There are 13 elephants aligned in a row on a circus arena. The weight of each elephant (in kilograms) is an integer number. It is known that if one adds theweightofanyelephant(except for the heaviest elephant standing at the very right) to half of the weight of its neighbor to the right one obtains 6000 kilograms. What is the weight of the lightest of all elephants?
One possible solution:
Individual elephant weights are w:
so the lightest is 100kg.
Alan: Did you misread the question? Or am I reading it wrong?. It says:
"It is known that if one adds the weight of any elephant to half of the weight of its neighbor to the right one obtains 6000 kg" It sounds to me that the 6,000 kg is shared between TWO elephants only. No?. Of course, the question could have many answers. I think they have some crucial information missing. Note, that a newly-born baby elephant can weigh between 200 -300 kg, while a full-grown bull elephant can weigh up to 6 metric tonnes, or 6,000 kg, at least the African species.
I probably did read the question incorrectly! I read it as the sum of the weights of the first 12 elephants plus half of that of their right-hand neighbours must equal 6000kg. It didn't make sense to me to assume the 6000 was shared between only two elephants. Even so, the answer I gave isn't unique.
Perhaps the guest who asked the question might provide some clarification.
This question is on the current Sigma Camp’s Qualification Quiz for 2017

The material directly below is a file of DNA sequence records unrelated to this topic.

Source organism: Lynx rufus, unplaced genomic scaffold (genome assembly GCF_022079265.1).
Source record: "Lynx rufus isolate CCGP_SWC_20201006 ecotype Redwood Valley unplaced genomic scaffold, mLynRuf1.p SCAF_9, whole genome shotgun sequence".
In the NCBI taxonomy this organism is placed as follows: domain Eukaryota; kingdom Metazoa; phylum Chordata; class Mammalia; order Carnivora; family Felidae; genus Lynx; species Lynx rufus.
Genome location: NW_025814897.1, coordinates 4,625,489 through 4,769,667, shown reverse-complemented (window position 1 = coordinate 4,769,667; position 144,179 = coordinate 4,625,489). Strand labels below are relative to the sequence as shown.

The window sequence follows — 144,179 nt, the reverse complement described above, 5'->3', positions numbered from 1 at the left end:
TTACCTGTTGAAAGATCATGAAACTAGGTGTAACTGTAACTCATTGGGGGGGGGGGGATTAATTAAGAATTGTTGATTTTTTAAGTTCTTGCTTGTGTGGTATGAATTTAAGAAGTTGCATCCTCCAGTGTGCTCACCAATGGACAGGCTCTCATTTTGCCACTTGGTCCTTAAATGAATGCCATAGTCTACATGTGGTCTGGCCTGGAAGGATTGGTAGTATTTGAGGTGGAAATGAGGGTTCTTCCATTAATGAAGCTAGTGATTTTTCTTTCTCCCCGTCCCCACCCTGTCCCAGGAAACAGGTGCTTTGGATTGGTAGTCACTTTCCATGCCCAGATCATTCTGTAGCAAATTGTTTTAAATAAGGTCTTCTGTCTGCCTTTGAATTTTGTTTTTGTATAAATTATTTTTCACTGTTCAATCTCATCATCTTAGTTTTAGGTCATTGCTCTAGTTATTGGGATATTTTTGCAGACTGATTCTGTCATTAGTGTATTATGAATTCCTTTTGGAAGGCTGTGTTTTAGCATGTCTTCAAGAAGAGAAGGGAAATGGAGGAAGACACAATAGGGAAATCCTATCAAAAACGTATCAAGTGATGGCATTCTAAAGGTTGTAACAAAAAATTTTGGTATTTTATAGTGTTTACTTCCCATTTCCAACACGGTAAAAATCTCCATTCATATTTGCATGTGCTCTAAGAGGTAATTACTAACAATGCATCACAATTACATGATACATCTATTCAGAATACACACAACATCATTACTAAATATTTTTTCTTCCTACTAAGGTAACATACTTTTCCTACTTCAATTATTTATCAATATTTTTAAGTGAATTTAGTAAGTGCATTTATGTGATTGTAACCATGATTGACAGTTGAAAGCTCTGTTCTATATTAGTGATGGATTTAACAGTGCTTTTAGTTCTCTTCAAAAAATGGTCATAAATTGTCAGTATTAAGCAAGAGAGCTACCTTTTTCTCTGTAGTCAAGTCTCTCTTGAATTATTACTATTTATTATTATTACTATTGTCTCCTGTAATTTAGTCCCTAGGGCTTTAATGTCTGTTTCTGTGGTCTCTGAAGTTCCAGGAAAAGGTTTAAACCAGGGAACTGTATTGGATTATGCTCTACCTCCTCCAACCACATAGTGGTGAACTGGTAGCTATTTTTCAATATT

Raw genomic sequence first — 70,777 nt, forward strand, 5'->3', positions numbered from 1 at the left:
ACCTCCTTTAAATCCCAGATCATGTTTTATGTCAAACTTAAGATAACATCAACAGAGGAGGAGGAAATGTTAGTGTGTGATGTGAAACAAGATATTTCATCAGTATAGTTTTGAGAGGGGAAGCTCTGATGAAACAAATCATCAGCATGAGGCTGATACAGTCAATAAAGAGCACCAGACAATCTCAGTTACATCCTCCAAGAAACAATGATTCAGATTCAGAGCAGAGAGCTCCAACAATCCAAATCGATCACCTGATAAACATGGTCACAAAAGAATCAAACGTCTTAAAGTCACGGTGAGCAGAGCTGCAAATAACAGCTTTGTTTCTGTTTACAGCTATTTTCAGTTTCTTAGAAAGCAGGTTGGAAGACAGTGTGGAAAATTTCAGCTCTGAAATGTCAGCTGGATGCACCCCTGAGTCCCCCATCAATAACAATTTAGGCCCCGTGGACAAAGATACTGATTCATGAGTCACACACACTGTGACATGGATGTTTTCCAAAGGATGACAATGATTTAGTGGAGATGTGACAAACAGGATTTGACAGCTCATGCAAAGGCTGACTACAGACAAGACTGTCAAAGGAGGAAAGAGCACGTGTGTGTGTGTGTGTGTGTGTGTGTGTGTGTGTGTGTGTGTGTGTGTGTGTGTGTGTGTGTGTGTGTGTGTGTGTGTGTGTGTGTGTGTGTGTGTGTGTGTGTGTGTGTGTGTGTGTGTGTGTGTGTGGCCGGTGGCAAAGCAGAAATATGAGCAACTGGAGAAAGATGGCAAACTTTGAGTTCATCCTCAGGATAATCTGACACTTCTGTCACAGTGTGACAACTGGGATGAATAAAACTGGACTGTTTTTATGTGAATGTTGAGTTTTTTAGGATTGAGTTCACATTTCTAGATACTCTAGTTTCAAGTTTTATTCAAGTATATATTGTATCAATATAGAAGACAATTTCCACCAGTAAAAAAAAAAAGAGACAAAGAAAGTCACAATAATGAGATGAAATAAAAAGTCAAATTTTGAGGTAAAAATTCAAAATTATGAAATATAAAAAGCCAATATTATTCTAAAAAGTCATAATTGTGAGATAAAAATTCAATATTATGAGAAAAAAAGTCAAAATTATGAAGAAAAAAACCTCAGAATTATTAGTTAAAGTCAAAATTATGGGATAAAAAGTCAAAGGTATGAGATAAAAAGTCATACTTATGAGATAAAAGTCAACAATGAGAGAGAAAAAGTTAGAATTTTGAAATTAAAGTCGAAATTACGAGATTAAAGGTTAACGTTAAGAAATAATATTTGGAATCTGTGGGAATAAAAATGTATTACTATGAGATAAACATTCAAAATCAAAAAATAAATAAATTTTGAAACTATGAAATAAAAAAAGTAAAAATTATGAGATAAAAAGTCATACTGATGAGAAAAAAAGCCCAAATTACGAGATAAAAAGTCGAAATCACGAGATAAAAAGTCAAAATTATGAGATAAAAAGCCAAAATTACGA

The camp is for children from ages 13 to 16 years. There are questions in all branches and disciplines of mathematics and science. Most of the questions seem very difficult – to me.
After a little thought, I realized the superlative wording of the question tends to send the solution seeker on a tangent toward a wild goose, instead of a correctly weighted elephant. To solve this though, one must think totally inside the box (instead of outside).
The lightest elephant weighs 4000Kg. All the other elephants also weigh 4000Kg.
I’m glad elephants are used as prop for the question. Now, I will never forget.
Note to Blarney Banker: If you don’t understand this, I can try to dumb it down for you. However, I’d probably just be wasting my time and annoying the pịg.
I think you are probably right GingerAle, and 4000kg for each elephant is certainly a neat answer. However, it still isn't unique. The following weights also fit the bill (as the question didn't specify that the elephants were lined up in weight order, apart from the heaviest being at the far right):
(In the above, the left-most elephant's weight is at the top.)
The lightest elephant here weighs just 1952 kg.
Thank you Sir Alan!
That is so cool. The box I was thinking in was too small.
I can see the solution range is 4001 to 4007 for the first elephant, and this gives positive weights to all elephants with the heaviest elephant in position 13. (Unless the examiners are as pedantic as I am about the meaning of “heaviest,” my solution wouldn’t be correct).
I still don’t know how to solve this with a general mathematical function where there can be more (or less) elephants, and a high (or lower) weight difference. The recursive function eludes me and makes me recursively curse .
.50x +4001 = 6,000, solve for x
x =3,998 Kg. Replace 4001 above with 3,998,
x =4,004 Kg. Replace 3,998 above with 4,004.......and so on.